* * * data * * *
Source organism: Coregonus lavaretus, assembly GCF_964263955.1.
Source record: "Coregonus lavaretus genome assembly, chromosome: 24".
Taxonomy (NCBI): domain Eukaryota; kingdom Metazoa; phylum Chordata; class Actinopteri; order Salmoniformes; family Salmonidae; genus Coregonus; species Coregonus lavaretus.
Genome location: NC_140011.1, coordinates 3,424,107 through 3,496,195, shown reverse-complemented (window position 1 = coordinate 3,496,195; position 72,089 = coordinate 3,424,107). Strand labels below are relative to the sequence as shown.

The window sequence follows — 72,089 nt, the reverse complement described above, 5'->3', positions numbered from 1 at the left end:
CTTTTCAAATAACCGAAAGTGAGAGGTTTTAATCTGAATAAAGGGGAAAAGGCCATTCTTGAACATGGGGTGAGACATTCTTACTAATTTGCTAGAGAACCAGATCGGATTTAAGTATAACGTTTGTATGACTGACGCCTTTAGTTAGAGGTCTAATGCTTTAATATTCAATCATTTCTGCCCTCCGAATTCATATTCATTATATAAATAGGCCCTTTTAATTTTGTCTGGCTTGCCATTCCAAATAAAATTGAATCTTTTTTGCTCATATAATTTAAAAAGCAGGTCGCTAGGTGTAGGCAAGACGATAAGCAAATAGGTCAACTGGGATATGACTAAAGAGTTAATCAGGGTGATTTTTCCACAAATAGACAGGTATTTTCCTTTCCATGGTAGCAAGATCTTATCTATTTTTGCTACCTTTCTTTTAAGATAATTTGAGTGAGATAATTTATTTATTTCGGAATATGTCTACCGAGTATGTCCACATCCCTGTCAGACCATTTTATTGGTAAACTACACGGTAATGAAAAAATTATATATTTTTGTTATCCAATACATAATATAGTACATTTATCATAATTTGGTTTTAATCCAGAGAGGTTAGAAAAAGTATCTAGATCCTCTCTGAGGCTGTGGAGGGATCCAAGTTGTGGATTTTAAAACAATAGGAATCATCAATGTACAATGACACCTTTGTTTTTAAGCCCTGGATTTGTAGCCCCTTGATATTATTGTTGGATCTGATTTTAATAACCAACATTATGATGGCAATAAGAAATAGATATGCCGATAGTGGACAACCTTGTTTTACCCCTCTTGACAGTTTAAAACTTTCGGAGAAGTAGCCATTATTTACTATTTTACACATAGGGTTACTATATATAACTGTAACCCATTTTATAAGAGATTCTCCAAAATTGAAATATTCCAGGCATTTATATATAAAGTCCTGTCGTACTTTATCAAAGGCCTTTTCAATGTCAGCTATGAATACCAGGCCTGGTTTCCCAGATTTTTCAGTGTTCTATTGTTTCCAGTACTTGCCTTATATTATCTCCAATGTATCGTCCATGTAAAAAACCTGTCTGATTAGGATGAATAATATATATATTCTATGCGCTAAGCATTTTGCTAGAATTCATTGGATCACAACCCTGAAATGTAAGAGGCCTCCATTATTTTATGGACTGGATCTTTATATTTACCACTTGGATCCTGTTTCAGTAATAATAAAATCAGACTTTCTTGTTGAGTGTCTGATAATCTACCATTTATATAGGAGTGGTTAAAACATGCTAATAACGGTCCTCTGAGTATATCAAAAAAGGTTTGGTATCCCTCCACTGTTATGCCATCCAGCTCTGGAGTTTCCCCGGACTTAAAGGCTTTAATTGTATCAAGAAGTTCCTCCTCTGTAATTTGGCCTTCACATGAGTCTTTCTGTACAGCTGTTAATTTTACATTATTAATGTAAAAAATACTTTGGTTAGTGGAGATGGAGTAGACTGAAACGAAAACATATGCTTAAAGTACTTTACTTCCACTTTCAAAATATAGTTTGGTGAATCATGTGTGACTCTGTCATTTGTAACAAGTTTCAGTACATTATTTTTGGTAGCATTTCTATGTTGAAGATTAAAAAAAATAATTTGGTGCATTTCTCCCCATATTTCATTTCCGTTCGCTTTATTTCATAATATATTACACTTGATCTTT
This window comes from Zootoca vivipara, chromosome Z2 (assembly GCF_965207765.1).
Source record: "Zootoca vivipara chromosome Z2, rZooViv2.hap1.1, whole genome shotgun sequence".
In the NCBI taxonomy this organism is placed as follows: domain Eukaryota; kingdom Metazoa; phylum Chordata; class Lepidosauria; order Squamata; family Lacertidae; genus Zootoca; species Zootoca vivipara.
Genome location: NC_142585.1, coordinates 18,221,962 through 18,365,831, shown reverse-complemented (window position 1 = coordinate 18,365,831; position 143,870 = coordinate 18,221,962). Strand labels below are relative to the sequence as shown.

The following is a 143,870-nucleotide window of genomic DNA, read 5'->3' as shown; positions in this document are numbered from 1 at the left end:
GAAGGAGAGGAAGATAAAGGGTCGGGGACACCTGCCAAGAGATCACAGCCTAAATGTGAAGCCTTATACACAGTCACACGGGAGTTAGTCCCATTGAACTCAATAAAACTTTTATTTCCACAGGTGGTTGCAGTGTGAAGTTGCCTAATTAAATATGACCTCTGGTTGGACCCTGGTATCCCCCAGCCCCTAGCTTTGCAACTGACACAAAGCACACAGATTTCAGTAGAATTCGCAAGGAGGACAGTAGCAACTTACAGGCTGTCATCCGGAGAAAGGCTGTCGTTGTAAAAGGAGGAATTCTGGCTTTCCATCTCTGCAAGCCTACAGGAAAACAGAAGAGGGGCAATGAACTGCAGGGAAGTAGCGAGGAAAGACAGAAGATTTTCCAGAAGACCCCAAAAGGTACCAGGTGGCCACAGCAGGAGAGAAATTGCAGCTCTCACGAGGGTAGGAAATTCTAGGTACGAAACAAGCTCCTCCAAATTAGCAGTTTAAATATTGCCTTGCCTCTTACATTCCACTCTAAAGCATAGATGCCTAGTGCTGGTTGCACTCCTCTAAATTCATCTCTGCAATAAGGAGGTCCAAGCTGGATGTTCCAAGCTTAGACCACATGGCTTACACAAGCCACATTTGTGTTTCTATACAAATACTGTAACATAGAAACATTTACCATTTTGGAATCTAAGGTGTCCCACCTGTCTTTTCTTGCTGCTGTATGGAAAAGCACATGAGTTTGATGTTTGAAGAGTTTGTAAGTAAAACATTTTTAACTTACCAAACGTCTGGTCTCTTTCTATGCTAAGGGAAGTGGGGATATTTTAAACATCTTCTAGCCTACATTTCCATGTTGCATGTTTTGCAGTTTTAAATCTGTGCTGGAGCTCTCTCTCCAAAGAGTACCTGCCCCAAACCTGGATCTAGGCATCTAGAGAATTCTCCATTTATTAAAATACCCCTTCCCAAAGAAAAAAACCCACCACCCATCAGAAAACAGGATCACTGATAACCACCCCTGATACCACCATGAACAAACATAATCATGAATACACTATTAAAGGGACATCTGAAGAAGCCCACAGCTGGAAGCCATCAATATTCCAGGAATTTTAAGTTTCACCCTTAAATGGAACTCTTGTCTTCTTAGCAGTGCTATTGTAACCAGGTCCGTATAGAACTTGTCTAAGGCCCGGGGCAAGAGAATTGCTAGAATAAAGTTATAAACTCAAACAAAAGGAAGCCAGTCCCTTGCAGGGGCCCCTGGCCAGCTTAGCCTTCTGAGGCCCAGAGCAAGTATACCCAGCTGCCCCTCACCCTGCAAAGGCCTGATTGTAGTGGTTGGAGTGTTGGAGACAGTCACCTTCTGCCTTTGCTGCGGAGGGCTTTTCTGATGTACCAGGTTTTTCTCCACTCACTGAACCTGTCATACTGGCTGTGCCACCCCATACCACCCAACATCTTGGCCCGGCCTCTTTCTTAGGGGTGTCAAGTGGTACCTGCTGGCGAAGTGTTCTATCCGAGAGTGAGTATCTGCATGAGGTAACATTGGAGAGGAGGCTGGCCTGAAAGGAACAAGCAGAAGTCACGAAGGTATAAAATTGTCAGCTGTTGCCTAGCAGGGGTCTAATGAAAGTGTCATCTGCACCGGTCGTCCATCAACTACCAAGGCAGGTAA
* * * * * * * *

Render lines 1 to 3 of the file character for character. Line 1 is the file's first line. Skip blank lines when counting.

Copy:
Source organism: Coregonus lavaretus, assembly GCF_964263955.1.
Source record: "Coregonus lavaretus genome assembly, chromosome: 24".
Taxonomy (NCBI): domain Eukaryota; kingdom Metazoa; phylum Chordata; class Actinopteri; order Salmoniformes; family Salmonidae; genus Coregonus; species Coregonus lavaretus.